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by Tanya Kweiz •


Understanding complementary proteins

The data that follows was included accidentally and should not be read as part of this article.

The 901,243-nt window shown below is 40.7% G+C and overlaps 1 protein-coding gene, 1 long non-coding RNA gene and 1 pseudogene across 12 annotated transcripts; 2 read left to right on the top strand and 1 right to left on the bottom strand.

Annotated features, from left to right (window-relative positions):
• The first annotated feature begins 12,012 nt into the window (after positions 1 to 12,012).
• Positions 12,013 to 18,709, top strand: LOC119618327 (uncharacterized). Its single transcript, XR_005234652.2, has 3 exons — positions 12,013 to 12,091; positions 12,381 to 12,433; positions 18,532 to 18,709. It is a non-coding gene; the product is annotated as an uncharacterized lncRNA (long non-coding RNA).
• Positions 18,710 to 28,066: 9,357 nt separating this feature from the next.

Amino acids are known as the building blocks of protein, as proteins are essentially long chains of amino acids joined together. The body needs 20 different amino acids to function correctly, they all have similar structures but are differentiated by their side chains. There are thousands of different proteins in the human body and each protein is unique because it has its own sequence of amino acids. This sequence means that each protein is a different shape and consequently has a different function. A simple way of understanding the complex nature of amino acids is by thinking of them as letters of the alphabet. When letters are combined in different ways, you create different words. When amino acids are combined in various ways, we create different proteins. When a food that contains protein is consumed, the digestive system breaks this down into amino acids that are absorbed into the bloodstream. From there, amino acids are utilised to make the proteins that help to form the bodies tissues, muscles, and organs.   What are complementary proteins? The human body makes hundreds of amino acids, however there are nine essential amino acids needed that it cannot make, and we therefore absolutely need to obtain them from the diet. Some foods contain all essential amino acids (termed a complete protein) while others are missing some or have low amounts of these nine essential ones (termed incomplete proteins). Incomplete proteins are more commonly found in plant-based food sources of protein, such as lentils, legumes, and cereals. Eating 2 or more of these incomplete proteins together forms a complementary protein, a protein that will then contain all the essential amino acids required by the body in sufficient amounts. For those who follow a plant-based or vegan diet, complementary proteins become a crucial part of guaranteeing that daily protein intakes are adequate. The good news is that it is simple for vegan individuals to reach the desired levels of amino acids if the diet is varied. Complementary proteins don’t need to be eaten at every meal, if a variety of protein foods are consumed over the course of a day, the body will be provided with all its amino acid requirements (1, 2).   Suggested combinations of complementary proteins include: Grains and Legumes • Bean soup and crackers • Pasta and peas • Black beans and rice • Whole wheat bread and peanut butter Nuts and Seeds Plus Legumes • Hummus (chickpeas and tahini) • Roasted nuts, seeds, and peanuts. • Lentils and almonds   Plant-Based Complete Proteins For those who are plant-based, all nine essential amino acids can be found in complete protein plant foods such as: soy (served as edamame, tempeh, tofu, soy milk), quinoa, amaranth, hemp seed, and chia so adding any of these foods, along with combining your other protein sources, will help you get all your essential amino acids met every day.   Product Highlight: Activated Nutrients coconut flavoured, plant-based protein powder contains all essential amino acids combined with specific probiotics to support muscle toning and weight management. Sprouted and bio fermented golden pea, sacha inchi, quinoa and amaranth, prove a complete amino acid profile which helps to increase dietary protein intake and feelings of fullness, and support muscle growth, while digestive enzymes and probiotics work together to support gut health and healthy weight management.   References: 1. Position of the American Dietetic Association and Dietitians of Canada: Vegetarian diets, 2003, Journal of the American Dietetic Association; 103;748–765. 2. Marsh KA, Munn EA, Baines SK. Protein, and vegetarian diets. Med J Aust. 2013;199(4 Suppl): S7-S10